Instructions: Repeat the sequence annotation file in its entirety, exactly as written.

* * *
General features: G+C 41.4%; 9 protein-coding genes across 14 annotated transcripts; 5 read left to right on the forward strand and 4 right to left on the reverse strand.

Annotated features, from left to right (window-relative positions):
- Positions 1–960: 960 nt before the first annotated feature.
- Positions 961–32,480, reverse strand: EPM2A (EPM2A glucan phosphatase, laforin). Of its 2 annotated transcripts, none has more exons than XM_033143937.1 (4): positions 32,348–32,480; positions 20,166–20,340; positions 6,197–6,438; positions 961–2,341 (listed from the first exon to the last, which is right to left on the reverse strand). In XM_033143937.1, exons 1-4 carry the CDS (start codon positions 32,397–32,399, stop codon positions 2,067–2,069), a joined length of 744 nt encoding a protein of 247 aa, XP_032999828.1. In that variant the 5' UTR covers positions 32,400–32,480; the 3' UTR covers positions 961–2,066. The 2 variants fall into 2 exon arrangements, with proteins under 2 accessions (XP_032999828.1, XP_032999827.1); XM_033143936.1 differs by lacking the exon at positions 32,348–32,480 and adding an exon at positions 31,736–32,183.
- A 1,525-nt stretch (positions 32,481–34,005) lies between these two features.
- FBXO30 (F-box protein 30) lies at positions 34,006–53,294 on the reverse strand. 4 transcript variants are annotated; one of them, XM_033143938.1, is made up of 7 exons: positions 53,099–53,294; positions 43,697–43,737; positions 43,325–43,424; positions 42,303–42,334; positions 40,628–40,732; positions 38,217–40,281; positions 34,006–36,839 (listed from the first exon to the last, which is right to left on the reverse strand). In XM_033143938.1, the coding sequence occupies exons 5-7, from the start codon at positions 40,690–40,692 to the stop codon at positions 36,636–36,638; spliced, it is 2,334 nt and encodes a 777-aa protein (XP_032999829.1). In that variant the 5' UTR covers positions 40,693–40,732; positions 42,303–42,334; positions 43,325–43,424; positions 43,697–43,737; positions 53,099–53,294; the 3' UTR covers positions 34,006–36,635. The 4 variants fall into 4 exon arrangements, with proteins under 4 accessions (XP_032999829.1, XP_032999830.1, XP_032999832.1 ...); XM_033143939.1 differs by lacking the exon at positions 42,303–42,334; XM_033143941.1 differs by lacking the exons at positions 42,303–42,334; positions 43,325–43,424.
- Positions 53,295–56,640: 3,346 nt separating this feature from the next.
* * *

General features: G+C 41.4%; 9 protein-coding genes across 14 annotated transcripts; 5 read left to right on the forward strand and 4 right to left on the reverse strand.

Annotated features, from left to right (window-relative positions):
- Positions 1–960: 960 nt before the first annotated feature.
- Positions 961–32,480, reverse strand: EPM2A (EPM2A glucan phosphatase, laforin). Of its 2 annotated transcripts, none has more exons than XM_033143937.1 (4): positions 32,348–32,480; positions 20,166–20,340; positions 6,197–6,438; positions 961–2,341 (listed from the first exon to the last, which is right to left on the reverse strand). In XM_033143937.1, exons 1-4 carry the CDS (start codon positions 32,397–32,399, stop codon positions 2,067–2,069), a joined length of 744 nt encoding a protein of 247 aa, XP_032999828.1. In that variant the 5' UTR covers positions 32,400–32,480; the 3' UTR covers positions 961–2,066. The 2 variants fall into 2 exon arrangements, with proteins under 2 accessions (XP_032999828.1, XP_032999827.1); XM_033143936.1 differs by lacking the exon at positions 32,348–32,480 and adding an exon at positions 31,736–32,183.
- A 1,525-nt stretch (positions 32,481–34,005) lies between these two features.
- FBXO30 (F-box protein 30) lies at positions 34,006–53,294 on the reverse strand. 4 transcript variants are annotated; one of them, XM_033143938.1, is made up of 7 exons: positions 53,099–53,294; positions 43,697–43,737; positions 43,325–43,424; positions 42,303–42,334; positions 40,628–40,732; positions 38,217–40,281; positions 34,006–36,839 (listed from the first exon to the last, which is right to left on the reverse strand). In XM_033143938.1, the coding sequence occupies exons 5-7, from the start codon at positions 40,690–40,692 to the stop codon at positions 36,636–36,638; spliced, it is 2,334 nt and encodes a 777-aa protein (XP_032999829.1). In that variant the 5' UTR covers positions 40,693–40,732; positions 42,303–42,334; positions 43,325–43,424; positions 43,697–43,737; positions 53,099–53,294; the 3' UTR covers positions 34,006–36,635. The 4 variants fall into 4 exon arrangements, with proteins under 4 accessions (XP_032999829.1, XP_032999830.1, XP_032999832.1 ...); XM_033143939.1 differs by lacking the exon at positions 42,303–42,334; XM_033143941.1 differs by lacking the exons at positions 42,303–42,334; positions 43,325–43,424.
- Positions 53,295–56,640: 3,346 nt separating this feature from the next.